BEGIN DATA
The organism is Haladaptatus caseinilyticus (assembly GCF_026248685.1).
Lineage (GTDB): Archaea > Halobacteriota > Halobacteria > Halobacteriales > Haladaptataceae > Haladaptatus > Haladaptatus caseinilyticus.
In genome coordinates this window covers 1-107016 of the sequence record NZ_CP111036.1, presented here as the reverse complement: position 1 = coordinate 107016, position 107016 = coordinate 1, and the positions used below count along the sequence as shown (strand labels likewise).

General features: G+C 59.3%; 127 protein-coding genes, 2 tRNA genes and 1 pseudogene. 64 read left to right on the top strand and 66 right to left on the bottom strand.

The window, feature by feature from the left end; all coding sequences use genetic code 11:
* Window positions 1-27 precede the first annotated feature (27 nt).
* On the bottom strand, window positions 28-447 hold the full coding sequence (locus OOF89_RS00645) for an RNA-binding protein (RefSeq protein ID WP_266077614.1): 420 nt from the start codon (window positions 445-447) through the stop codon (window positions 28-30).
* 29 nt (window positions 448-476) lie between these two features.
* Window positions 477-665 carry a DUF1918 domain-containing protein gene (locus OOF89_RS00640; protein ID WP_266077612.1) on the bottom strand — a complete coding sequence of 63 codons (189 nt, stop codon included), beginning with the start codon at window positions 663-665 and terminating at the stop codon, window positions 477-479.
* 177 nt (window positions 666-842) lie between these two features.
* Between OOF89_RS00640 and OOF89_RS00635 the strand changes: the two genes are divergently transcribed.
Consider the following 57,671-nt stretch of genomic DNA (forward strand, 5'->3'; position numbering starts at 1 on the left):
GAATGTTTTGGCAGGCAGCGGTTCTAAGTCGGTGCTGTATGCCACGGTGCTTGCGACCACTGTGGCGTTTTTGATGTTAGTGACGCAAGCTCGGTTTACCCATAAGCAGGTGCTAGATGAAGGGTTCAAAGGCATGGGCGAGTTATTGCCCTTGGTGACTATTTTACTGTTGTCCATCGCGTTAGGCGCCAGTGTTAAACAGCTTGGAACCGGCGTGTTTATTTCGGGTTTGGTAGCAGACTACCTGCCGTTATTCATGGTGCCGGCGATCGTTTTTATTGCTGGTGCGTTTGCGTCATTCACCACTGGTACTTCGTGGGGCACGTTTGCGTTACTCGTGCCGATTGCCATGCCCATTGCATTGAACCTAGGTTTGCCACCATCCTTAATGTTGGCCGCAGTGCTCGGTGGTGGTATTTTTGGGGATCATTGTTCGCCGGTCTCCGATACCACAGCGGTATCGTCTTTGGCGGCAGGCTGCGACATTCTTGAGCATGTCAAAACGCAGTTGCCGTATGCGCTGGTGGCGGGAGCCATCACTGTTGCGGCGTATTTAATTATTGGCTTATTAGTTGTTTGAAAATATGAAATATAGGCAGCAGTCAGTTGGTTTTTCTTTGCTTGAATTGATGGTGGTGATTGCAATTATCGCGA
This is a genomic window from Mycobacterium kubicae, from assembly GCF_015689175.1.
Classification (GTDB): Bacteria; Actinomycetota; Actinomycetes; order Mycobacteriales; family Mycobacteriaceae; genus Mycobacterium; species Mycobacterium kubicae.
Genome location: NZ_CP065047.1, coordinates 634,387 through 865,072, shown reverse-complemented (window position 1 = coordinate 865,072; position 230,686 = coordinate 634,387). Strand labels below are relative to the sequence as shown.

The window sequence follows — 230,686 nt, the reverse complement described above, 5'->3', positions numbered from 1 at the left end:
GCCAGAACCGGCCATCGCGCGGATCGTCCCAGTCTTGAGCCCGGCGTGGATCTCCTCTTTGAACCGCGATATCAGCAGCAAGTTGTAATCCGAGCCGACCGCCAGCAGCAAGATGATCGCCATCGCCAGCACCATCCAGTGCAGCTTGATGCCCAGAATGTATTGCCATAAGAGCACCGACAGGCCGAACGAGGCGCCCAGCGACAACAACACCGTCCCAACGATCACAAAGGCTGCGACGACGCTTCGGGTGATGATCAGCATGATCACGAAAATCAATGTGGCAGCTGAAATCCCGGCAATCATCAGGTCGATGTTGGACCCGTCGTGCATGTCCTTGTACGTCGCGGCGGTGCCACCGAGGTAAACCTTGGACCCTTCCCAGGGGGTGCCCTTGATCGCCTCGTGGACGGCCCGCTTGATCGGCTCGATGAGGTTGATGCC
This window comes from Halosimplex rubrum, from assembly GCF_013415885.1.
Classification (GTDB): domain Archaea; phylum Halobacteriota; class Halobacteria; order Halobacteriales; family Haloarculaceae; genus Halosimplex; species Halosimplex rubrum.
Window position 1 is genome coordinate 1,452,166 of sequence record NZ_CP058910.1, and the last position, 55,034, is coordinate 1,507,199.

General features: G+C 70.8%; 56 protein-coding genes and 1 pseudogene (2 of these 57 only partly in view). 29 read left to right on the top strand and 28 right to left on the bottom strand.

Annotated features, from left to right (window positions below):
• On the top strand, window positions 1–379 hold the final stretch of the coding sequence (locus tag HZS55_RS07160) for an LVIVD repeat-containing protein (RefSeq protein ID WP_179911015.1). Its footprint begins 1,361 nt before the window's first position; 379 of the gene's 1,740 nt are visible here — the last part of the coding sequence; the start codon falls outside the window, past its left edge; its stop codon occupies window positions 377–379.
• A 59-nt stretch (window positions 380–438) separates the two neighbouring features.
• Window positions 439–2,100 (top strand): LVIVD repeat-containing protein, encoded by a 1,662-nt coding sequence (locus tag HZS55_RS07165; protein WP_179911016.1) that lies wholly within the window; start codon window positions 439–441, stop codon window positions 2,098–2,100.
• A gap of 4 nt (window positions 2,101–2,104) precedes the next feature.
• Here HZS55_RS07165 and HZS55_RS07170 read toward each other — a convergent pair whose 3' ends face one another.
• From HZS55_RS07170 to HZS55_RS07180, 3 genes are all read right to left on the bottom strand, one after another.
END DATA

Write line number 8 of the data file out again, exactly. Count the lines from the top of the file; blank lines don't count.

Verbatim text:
* 29 nt (window positions 448-476) lie between these two features.